On June 26, 2017, the parties filed a status report indicating that plaintiff intended to challenge the adequacy of ICE's search and production and proposing a schedule for briefing summary judgment. See Status Report (June 26, 2017) [Dkt. # 11]. The Court adopted that schedule, see Min. Order (June 27, 2017), and the parties submitted summary judgment briefs in the fall of 2017. See generally Def.'s Mot. for Summ. J. [Dkt. # 13]; Pl.'s Cross-Mot. for Summ. J. [Dkt. # 16]. But on March 23, 2018, plaintiff informed the Court that it had decided to forego its challenge to defendant's production. Pl.'s Status Report (Mar. 23, 2018) [Dkt. # 21] (“3/23/18 SR”). The Court denied defendant's motion for summary judgment and plaintiff's cross-motion for summary judgment as moot, see Min. Order (Apr. 17, 2018), and defendant filed a stipulation of dismissal on April 24, 2018. See Stipulation of Dismissal [Dkt. # 23] (“Dismissal Stip.”). The only remaining dispute between the parties is the amount of fees to be awarded.

         ANALYSIS

         Courts “may assess against the United States reasonable attorney fees and other litigation costs reasonably incurred” in any FOIA case where “the complainant has substantially prevailed.” 5 U.S.C. § 552(a)(4)(E)(i). In order to recover fees and costs, a FOIA plaintiff must show first that it is eligible, and second, that it is entitled to such an award. Brayton v. Office of the U.S. Trade Representative, 641 F.3d 521, 524 (D.C. Cir. 2011), citing Judicial Watch, Inc. v. U.S. Dep't of Commerce, 470 F.3d 363, 368-69 (D.C. Cir. 2006). Under the eligibility prong, a court “asks whether a plaintiff has ‘substantially prevailed' and thus ‘may' receive fees.” Id. To substantially prevail, the complainant must show that it has “obtained relief” through either a judicial order or “a voluntary or unilateral change in position by the agency, if the complainant's claim is not insubstantial.” 5 U.S.C. § 552(a)(4)(E)(ii). If the requester is eligible for a fee award, the Court “proceeds to the entitlement prong and considers a variety of factors to determine whether the plaintiff should receive fees.”[3] Brayton, 641 F.3d at 524, citing Judicial Watch, 470 F.3d at 369 (emphasis in original).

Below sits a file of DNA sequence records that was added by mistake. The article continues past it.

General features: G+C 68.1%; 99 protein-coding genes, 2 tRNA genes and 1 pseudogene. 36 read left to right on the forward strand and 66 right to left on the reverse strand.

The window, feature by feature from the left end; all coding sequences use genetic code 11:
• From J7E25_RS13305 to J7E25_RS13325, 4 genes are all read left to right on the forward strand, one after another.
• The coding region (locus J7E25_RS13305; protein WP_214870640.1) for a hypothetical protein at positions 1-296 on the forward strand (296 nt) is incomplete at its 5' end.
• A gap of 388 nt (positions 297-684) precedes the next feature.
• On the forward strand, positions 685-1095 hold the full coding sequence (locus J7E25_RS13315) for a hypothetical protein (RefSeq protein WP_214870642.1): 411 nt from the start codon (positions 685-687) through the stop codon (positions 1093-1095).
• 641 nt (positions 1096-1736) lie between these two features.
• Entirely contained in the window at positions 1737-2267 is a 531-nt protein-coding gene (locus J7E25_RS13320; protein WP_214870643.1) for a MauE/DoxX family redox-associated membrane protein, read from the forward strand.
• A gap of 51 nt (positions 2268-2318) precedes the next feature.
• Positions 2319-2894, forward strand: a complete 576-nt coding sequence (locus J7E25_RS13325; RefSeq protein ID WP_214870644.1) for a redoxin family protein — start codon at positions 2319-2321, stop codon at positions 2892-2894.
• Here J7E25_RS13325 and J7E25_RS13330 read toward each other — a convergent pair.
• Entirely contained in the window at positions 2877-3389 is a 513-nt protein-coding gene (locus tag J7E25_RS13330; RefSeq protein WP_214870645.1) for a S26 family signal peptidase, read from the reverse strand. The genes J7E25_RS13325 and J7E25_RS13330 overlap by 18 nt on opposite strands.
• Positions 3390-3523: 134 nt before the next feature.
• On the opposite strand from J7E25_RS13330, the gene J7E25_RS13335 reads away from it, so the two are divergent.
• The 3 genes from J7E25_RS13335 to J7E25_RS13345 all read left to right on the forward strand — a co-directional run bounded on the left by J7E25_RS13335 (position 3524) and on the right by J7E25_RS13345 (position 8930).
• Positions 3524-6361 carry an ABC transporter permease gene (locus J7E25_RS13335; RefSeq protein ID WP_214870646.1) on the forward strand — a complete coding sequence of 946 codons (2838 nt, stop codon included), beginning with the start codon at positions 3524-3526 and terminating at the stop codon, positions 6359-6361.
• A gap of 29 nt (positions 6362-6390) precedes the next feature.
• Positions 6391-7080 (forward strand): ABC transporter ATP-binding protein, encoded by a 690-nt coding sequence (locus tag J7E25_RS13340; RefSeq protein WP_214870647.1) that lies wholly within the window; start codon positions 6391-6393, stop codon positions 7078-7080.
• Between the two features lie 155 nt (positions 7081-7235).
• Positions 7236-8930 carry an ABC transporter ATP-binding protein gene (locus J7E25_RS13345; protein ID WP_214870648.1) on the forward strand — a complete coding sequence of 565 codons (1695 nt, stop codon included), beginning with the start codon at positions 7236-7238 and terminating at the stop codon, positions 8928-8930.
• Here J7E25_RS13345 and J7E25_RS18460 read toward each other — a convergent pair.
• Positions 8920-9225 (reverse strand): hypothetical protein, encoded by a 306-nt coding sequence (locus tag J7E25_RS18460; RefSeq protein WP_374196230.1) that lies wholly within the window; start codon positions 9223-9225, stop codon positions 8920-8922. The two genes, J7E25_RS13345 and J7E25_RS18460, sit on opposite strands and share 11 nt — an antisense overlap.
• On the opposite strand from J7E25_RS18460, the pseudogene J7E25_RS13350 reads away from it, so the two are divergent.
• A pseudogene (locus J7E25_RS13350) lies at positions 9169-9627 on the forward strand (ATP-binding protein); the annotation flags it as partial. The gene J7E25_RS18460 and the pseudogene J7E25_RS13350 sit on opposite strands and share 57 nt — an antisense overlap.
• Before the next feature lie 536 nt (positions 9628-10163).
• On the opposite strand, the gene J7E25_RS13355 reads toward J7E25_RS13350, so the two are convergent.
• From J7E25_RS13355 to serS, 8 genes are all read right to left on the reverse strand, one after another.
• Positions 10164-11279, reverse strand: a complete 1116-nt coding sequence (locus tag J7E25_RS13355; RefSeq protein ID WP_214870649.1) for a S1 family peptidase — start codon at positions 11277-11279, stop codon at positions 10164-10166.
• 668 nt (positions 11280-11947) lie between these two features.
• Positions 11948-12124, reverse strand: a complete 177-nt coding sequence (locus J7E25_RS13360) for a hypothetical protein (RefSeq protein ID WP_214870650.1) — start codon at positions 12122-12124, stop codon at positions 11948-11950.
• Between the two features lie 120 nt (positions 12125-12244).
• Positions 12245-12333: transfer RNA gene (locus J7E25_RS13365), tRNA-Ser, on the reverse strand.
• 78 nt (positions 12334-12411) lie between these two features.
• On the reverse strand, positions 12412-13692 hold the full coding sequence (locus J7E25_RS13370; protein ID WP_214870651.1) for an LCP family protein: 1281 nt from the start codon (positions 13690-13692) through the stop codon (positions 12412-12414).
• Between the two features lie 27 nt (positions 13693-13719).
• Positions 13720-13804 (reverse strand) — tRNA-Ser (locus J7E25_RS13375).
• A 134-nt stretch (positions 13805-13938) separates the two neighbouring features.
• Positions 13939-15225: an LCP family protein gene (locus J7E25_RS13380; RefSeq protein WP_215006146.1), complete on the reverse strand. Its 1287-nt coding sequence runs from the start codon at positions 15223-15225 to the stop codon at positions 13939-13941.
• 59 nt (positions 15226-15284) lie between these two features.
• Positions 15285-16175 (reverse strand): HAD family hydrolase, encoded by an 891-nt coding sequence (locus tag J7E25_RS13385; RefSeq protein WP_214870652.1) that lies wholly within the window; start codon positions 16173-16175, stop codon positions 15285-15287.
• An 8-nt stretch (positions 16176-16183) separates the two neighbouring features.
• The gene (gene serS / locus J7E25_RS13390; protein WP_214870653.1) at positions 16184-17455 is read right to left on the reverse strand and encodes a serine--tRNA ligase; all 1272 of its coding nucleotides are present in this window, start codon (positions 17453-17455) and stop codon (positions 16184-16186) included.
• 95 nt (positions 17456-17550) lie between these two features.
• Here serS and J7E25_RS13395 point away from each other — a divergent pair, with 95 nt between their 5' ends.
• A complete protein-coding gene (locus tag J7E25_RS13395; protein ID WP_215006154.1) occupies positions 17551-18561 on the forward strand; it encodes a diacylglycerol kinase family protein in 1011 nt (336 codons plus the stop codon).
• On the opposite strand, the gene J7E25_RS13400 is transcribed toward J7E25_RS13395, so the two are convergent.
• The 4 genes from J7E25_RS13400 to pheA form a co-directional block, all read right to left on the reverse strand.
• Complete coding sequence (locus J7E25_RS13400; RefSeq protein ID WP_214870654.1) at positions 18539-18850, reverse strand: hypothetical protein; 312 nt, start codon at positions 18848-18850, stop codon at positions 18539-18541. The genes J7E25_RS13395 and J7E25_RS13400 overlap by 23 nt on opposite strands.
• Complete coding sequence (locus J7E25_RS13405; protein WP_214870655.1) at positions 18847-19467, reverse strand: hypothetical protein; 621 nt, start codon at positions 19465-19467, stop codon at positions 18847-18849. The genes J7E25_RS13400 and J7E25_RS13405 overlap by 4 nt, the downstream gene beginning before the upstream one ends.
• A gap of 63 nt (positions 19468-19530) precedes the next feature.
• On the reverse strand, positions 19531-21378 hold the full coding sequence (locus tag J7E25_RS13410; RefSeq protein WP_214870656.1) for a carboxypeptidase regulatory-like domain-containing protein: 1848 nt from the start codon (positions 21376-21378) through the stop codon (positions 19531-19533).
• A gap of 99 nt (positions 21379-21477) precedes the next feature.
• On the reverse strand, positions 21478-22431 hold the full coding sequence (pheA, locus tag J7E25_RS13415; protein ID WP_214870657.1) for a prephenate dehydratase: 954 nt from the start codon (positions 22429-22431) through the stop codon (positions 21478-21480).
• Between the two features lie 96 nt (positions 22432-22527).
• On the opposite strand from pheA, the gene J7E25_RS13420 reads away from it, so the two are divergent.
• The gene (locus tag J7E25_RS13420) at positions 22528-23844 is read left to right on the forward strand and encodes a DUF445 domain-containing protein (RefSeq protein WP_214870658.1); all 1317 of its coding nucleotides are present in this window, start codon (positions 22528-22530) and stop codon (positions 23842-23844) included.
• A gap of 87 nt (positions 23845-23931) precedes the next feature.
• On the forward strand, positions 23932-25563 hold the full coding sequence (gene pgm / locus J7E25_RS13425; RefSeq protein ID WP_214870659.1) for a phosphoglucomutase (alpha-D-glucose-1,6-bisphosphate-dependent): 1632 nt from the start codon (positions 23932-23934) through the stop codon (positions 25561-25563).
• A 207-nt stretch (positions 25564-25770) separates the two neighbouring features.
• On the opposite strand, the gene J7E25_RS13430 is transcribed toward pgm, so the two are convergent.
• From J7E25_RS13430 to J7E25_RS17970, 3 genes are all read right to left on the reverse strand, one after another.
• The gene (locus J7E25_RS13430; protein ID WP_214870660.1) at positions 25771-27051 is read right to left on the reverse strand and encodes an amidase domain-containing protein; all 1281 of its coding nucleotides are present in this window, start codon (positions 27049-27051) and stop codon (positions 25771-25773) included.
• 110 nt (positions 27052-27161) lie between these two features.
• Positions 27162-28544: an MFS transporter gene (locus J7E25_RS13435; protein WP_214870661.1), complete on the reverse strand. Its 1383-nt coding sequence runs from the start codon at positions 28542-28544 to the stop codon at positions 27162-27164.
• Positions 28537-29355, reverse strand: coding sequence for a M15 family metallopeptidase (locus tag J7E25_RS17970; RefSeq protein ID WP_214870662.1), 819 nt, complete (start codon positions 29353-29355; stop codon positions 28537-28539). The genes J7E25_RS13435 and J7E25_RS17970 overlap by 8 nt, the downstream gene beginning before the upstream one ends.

Here, defendant does not contest plaintiff's eligibility or entitlement to attorney's fees. Def.'s Resp. at 1. Defendant argues that the award plaintiff seeks is unreasonably high. Id. Thus, the ...